In the end, that’s really all a documentary should strive for.
I can’t help but laugh at the process by which things become popular in society. One can write various well thought out posts, or web pages that are heavily referenced, and rarely receive a response.
Shoot from the hip and/or spout out a controversial opinion, though, and all of a sudden the traffic starts to spike.
Hence why sites like badastronomy.com took years to get a devoted following, while LOL cats skyrocket to the top of the charts within days.
Case in point with History Channel’s recent crockumentary: Jurassic Fight Club.
I wrote a piece describing my thoughts on this terrible show. In it I explained exactly what was wrong with the series, and precisely what my gripe was with its main contributor: “Dinosaur George” Blasing.
That’s all fine and good. Time passes and we all move on. Then, I discover that History Channel actually has allowed folks to watch this show online, and one day out of boredom, I decide to see if the show might have gotten any better. Seeing that the quality has continued to slide downhill, I officially give the show up for dead, but not before ripping into it one more time. This time, I get to the heart of the matter, and don’t bother being even handed.
The result? A spike in traffic and the appearance of some George Blasing apologists.
Ah, how funny the internet can be.
Adding to said hilarity, I was recently informed of the fact that old “Dinosaur George” himself had been to my site, and had commented on it in his blog. Apparently I had touched a nerve, so now his fans feel the need to protect their favourite figurehead.
That’s all fine and good. I don’t much care. As I had stated before, as far as I’m concerned JFC is just more “documentary” sewage being pushed out by Discovery ChannelA&E and its subsidiaries.
Still, I can’t help but notice a theme with some of these apologists. A theme that I can blame on old “Dinosaur George” himself. Apparently everyone thinks that I have issues with Mr. Blasing, because he is not an accredited academic.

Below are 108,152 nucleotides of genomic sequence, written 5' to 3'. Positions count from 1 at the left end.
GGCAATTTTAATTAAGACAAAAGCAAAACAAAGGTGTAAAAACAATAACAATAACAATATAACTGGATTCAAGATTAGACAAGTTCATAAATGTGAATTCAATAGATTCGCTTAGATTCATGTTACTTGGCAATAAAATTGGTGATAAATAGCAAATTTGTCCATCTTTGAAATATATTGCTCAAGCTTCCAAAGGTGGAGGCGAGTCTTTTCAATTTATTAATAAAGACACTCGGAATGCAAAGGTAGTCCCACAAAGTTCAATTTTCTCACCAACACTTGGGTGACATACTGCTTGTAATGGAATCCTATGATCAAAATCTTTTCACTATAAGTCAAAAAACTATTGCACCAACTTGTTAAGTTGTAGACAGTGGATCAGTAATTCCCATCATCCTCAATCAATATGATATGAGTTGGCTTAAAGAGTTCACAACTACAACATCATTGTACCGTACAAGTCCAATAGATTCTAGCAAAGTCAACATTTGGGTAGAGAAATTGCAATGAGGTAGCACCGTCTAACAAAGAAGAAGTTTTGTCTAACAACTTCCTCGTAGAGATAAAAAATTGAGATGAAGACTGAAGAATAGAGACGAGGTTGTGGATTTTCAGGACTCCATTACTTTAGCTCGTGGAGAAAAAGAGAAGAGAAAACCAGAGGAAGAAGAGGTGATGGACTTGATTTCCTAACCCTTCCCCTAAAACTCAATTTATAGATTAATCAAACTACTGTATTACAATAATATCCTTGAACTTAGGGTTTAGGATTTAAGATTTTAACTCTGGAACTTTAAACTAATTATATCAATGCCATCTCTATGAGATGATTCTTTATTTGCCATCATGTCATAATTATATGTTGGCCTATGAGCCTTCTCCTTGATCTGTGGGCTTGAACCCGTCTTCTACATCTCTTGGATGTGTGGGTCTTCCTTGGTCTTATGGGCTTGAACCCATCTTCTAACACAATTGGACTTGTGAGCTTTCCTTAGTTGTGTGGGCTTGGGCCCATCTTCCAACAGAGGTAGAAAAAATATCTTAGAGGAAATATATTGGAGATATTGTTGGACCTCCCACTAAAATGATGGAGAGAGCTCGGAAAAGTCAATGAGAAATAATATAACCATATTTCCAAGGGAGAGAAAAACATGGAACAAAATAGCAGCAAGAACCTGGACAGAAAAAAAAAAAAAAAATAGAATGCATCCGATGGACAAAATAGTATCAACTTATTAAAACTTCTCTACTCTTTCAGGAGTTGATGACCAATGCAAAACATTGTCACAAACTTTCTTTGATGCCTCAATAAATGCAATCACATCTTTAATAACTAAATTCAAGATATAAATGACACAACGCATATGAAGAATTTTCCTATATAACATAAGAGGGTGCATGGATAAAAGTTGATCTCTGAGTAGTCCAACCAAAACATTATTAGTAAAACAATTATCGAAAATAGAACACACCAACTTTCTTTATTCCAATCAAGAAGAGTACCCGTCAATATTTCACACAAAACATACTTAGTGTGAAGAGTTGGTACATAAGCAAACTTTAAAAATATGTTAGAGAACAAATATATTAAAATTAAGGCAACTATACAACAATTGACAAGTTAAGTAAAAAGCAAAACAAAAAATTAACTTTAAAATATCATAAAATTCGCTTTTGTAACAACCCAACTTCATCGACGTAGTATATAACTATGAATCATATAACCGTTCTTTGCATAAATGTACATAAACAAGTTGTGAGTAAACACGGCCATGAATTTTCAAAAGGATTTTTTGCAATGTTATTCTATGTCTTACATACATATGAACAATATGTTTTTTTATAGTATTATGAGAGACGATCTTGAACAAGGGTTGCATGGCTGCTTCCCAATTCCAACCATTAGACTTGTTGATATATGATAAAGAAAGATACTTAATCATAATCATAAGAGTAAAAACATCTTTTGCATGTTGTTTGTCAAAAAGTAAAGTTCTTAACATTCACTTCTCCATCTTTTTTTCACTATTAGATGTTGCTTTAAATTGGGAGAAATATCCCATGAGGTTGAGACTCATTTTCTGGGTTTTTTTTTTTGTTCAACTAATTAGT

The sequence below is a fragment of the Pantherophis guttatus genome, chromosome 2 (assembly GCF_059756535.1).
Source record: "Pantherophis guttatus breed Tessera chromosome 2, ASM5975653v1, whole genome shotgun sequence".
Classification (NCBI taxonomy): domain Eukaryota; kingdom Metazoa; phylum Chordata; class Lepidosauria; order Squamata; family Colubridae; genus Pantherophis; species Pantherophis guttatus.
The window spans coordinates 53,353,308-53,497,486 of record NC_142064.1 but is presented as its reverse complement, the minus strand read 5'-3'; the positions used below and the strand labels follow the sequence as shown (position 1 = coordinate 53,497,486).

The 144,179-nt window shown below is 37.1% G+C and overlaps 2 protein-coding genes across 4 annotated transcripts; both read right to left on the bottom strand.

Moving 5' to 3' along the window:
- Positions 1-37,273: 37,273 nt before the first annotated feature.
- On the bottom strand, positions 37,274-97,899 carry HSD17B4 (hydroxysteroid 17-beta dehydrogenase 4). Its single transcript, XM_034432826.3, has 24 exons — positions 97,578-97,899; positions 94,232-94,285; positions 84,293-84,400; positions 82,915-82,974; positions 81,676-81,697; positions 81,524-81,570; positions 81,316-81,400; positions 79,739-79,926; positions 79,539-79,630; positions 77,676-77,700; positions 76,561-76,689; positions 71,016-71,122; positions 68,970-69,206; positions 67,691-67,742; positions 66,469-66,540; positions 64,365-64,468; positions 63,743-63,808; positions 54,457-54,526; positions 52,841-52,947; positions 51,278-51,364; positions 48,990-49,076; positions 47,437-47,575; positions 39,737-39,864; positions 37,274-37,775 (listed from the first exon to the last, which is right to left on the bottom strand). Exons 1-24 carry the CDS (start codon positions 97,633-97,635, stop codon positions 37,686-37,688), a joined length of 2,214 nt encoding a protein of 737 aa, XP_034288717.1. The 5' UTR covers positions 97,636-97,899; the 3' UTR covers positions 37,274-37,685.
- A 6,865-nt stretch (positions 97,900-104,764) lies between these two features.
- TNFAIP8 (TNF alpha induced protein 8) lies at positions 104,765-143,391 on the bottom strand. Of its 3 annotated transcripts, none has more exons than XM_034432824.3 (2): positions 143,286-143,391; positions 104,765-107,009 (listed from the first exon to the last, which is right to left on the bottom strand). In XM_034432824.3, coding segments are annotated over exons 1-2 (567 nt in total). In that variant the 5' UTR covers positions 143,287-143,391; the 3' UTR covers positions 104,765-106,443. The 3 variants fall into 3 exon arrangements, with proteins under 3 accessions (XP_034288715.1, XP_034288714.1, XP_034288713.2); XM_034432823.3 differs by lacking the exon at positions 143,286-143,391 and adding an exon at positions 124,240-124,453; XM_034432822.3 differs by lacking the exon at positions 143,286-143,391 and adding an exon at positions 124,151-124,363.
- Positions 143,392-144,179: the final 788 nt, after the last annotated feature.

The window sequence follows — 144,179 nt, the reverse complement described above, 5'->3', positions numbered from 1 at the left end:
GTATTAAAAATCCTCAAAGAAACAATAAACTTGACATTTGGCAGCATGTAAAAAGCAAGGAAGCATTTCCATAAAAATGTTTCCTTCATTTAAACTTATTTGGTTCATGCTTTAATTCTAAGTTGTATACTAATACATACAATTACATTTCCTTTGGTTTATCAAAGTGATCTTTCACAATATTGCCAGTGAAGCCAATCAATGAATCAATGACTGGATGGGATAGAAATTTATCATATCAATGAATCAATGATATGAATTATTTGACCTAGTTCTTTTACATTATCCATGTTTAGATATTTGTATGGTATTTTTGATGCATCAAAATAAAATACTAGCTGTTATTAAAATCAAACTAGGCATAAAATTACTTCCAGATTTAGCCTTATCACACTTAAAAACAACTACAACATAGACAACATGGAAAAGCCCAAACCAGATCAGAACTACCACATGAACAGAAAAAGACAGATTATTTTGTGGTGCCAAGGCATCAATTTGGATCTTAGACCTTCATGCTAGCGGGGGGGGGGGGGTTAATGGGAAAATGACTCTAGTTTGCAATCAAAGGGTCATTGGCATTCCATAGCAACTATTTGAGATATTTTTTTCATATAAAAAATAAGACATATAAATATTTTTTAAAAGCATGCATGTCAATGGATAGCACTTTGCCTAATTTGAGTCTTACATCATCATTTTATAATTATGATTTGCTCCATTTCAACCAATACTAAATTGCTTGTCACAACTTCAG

Or as George Blasing put it: “There is a very, VERY small group of people within the paleontology community who feel that their science should be treated like a private club, where no one outside of their tiny group of likeminded buddies can participate.”
I’m afraid Mr. Blasing, and his fans have missed the point of my contention completely. My issue with “Dinosaur George” has little to do with his lack of formal training. True, I think that his lack of any real training in this field, poses a detriment to him, but as I wrote earlier, there is nothing wrong with being an amateur, or just a big dinosaur fan. Most new dinosaur finds come from amateurs, and not professionals. Furthermore, a doctorate, while important, does not necessarily make one qualified for a particular task. Look at “creation scientist” Dr. Duane Gish, or radio personality Dr. Laura Schlessinger. One can be an official academic and still be a Fruit Loop shy of a full bowl.
No, qualifications are not what bug me about Mr. Blasing. It’s the fact that he presents himself as being equivalent to the scientists he interviews. “Dinosaur George” is masquerading around as an authority figure on these matters. He bills himself on the show as a “Paleontology Expert.” So for those people who don’t bother looking into exactly what that means, “Dinosaur George” comes off as an authority on par with Dr. Thomas Holtz, or Dr. Larry Witmer.
So when Mr. Blasing spouts off something patently wrong like “dromaeosaurs could breathe through their bones,” or “megalodon was the size of a jumbo jet,” the audience at home will come away accepting that as a fact. Mind you, this is not me complaining about “Dinosaur George” taking a matter of fact stand on one particular theory. Mr. Blasing has repeatedly made glaring mistakes on specific facts about animals. Saying that “megalodon” was the size of a 747 is just plain wrong. Jumbo jets are substantially longer than 50ft (more like 240ft), and a heck of a lot heavier.
Another one I heard about recently was from that same “megalodon” episode. Apparently it was stated that “megalodon” could “taste” the water around it, because of taste buds in its skin called denticles. Once again, this is flat out wrong. It doesn’t take much effort to learn that denticles are sharp outgrowths of the dermis in shark skin. The result feels like teeth, or sandpaper. It makes the shark’s skin rough. It does not allow them to taste the water with their bodies. However, because “Dinosaur George” said it, his followers will take it as fact (as evidenced by some of the commenters in the previous post).